(Bible quotations are from the NIV unless otherwise stated)
Religion or people?
13th September 2006
Take a look with me at Matthew 12, verses 1 to 21.
First, we read verses 1-8:
At that time Jesus went through the cornfields on the Sabbath. His disciples were
hungry and began to pick some ears of corn and eat them.
We could draw a lot of lessons from this passage, but for this study, let's just see that:
Some people think religion is more important than people, and some people think that people are more important than religion.
Of course, it depends what you mean by "religion".
What I mean here is that:
Which camp are you in?
We then read verses 9-13:
Going on from that place, he went into their synagogue,
and a man with a shrivelled hand was there. Looking for a reason to accuse Jesus, they asked him, "Is it
lawful to heal on the Sabbath?"
Chillingly, we read of the Pharisees' reaction in the next verse:
But the Pharisees went out and plotted how they might kill Jesus.
The Pharisees were plotting against Jesus’s life for the crime of healing the sick on the Sabbath day. For them, religion was far more important than people.
Jesus chose at that time not to confront the Pharisees, but to work amonst the people. There’s a right time for all things.
We then read verse 15:
Aware of this, Jesus withdrew from that place. Many followed him, and he healed all their sick, 16 warning them not to tell who he was.
Where Jesus is, people will follow. This is one reason (but not the only one) why some churches are growing while others are shrinking – because people can find Jesus there.
And Jesus healed all their sick! Sometimes, Jesus didn’t heal all the sick people present (see, for example, the healing at the pool in John 5). Sometimes he did. Again, there’s a set time for all things. Jesus did what His Father led Him to do - no more and no less.
But this passage shows that God CAN heal ALL the sick!
And it's interesting that Jesus healed so many people at a time when the Pharisees - the religious people - the rule keepers - were not around.
But he asked the people he healed not to tell anyone. On this occasion, Jesus wanted to heal people, but he wanted to do it quietly. Again, there's a time for all things – a time to shout from the rooftops that Jesus heals the sick, and time to keep it quiet. There's much more divine healing going on than we realise - because most of it is kept quiet.
The passage continues:
Jesus always acted in accordance with, and so confirmed, the scriptures. Verses 18 - 21 are a quote from Isaiah 42:1-4.
The word translated “Here is” really means "look". A better translation is in the AV, which says “behold”.
And what good advice: actually behold Jesus – actually take the time to look at Him. Meditate on the character and work of Jesus Christ our saviour.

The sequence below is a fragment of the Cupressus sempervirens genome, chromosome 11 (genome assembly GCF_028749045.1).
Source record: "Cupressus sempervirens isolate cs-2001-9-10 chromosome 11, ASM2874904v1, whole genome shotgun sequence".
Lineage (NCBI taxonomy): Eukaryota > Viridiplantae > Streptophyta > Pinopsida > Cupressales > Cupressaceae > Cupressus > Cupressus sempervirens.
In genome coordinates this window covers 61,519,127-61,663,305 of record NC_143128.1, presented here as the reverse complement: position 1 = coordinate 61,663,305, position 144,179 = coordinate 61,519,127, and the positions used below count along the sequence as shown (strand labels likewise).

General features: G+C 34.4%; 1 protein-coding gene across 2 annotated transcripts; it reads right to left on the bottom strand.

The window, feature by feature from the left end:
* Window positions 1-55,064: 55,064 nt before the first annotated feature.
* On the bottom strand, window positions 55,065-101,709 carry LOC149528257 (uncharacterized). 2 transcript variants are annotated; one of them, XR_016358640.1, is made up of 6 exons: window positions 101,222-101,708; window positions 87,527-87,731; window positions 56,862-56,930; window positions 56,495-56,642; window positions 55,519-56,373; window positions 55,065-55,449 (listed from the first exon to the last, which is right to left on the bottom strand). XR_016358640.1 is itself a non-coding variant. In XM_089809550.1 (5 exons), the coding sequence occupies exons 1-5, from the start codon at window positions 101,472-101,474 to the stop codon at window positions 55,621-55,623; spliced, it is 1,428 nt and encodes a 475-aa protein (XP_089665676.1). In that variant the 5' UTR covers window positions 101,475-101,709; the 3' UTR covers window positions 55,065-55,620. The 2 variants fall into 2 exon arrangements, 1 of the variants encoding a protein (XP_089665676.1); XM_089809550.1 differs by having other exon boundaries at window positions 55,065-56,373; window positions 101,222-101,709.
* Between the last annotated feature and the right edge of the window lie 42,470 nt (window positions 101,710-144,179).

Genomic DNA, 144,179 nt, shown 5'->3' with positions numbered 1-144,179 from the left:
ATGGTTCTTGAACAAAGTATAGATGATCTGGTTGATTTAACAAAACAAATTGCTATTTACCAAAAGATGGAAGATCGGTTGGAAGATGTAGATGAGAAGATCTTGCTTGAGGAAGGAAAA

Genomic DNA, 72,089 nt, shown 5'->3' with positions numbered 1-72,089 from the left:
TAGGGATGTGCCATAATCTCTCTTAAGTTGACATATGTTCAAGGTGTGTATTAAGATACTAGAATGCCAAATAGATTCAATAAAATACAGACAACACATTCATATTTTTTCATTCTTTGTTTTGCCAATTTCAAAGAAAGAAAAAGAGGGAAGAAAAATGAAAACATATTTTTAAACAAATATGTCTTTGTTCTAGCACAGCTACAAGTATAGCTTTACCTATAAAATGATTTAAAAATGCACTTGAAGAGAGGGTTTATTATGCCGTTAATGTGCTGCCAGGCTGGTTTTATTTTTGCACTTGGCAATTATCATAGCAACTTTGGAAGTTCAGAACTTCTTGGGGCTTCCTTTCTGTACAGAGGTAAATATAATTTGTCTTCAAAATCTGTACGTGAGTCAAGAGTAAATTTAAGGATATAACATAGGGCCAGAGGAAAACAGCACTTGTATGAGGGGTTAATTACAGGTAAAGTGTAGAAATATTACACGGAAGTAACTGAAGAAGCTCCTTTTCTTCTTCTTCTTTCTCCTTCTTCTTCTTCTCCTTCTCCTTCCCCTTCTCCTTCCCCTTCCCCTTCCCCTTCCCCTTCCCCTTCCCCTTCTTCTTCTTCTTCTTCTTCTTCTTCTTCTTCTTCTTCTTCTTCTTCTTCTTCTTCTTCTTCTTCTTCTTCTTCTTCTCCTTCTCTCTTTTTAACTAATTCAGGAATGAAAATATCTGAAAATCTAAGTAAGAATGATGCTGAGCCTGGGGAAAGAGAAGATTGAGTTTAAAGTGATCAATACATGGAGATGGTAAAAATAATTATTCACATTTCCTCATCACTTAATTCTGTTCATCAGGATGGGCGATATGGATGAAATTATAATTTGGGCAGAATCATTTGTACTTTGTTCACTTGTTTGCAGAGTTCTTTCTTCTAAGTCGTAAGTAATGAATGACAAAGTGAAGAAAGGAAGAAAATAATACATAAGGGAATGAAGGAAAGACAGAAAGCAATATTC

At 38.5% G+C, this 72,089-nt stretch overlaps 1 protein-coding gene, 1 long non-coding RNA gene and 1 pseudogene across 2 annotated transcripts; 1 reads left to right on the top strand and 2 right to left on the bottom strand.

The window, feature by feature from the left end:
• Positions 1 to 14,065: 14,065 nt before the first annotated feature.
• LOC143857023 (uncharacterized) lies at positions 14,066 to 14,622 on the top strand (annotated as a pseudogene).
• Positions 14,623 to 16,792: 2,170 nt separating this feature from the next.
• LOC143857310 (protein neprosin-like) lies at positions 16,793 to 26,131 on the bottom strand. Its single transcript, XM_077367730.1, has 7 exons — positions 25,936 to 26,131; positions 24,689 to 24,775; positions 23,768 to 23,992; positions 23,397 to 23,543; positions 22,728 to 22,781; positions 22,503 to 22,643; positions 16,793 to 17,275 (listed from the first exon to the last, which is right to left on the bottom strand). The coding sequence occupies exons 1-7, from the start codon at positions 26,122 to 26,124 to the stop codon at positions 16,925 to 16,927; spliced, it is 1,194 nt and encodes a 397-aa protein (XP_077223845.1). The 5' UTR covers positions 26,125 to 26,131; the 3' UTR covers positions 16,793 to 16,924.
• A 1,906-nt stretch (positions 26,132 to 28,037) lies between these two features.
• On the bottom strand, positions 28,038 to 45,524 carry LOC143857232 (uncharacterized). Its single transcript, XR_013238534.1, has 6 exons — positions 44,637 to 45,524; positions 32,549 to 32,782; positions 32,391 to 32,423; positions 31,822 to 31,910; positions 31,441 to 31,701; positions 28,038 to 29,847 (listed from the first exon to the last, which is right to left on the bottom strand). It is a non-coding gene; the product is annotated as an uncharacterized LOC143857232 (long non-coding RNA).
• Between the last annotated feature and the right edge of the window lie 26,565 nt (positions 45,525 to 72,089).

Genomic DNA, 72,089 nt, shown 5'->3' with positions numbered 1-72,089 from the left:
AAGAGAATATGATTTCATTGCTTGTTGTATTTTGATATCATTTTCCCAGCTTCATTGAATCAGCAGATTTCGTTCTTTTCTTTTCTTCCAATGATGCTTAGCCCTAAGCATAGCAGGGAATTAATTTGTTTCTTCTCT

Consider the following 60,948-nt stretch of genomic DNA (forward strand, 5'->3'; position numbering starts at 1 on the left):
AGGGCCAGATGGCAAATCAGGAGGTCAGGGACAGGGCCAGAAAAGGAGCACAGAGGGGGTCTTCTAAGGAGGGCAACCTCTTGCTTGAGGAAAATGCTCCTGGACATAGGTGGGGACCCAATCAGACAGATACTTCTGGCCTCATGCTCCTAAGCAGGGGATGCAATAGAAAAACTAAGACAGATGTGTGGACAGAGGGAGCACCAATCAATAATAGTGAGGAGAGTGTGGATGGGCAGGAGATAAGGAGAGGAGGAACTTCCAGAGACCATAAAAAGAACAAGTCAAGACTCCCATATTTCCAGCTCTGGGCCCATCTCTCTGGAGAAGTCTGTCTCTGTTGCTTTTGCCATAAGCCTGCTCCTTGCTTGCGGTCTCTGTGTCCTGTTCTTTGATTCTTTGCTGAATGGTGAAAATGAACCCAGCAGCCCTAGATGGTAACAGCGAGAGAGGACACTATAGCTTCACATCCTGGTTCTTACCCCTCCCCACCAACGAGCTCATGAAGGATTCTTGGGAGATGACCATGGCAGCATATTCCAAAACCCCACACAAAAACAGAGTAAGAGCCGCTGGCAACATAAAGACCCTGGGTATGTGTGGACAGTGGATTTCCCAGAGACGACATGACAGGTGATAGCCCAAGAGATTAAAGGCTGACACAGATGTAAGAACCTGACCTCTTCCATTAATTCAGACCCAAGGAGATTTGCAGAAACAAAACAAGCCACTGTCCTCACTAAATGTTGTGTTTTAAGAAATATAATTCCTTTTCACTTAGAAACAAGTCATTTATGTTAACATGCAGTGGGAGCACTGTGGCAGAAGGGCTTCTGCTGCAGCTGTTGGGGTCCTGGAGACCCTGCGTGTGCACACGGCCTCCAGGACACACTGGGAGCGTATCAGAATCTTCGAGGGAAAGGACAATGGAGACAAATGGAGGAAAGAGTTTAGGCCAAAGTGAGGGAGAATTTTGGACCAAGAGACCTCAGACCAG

Jesus – God’s chosen one – the Messiah promised from generations ago, God’s beloved only Son, God’s delight. Jesus, full of the Holy Spirit, Jesus who is bringing justice – good government – to the Earth.
The word translated "quarrel" is erizo and means “to engage in strife”. The corresponding Herbrew word in Isaiah 42:2 is sa-aq, “to cry out”. A free translation might be "He won't make a fuss". Jesus so often doesn’t make a song and dance about what he’s doing – he works quietly, in the hearts of those he has chosen, he speaks quietly, so no-one else can hear – he whispers in our inner ears. No-knows (usually) that God’s speaking to you.
Remember the story of Elijah:
1 Kings 19v11-13
God spoke in the whisper, not the wind, or the earthquake, or the fire. And Jesus said:
Jesus is meek, gentle, and lowly. When you’re God, when you have infinite power and authority over the universe, you don’t need to shout.
And to those of us who are weary or burdened, it’s so refreshing, such a relief, such a joy, to find a saviour who just speaks quietly to us, touches us and heals us without a big fuss.
Jesus loves bruised people.
In fact, the most troublesome Christians tend to be the ones who aren’t bruised – they still have their pride, they still think they’re doing God a favour by serving Him, they still look down on other Christians.
But we who are bruised, battered, exhausted, weary, confused, bewildered by the way life still seems to treat us, we’re losing our pride. We realise we’ve got so little to be proud about.
And God also loves the smouldering wicks – the ones whose fire is just about burned out. Did you used to be on fire for God? Has the effort, and the scant results, and the cynicism, and the tiredness, and the unfairness of it all, and the lure of worldly pleasures caused you to lose that zeal?
Were you (to change the metaphor) running a good race for Jesus? Have you just got tired of it all and do you feel like you’re in danger of jacking it in altogether?
Jesus loves you.
Jesus won’t ever extinguish you. He wants to fan you back into flame!
Our final verse is:
We can’t hope in our own resources. We bruised reeds, we smouldering wicks, can’t fix our own problems - can't sort out our own lives. We will trust in Jesus Christ!
So, at times of great heatache or difficulty, let's remember verse 18 and “behold my servant”!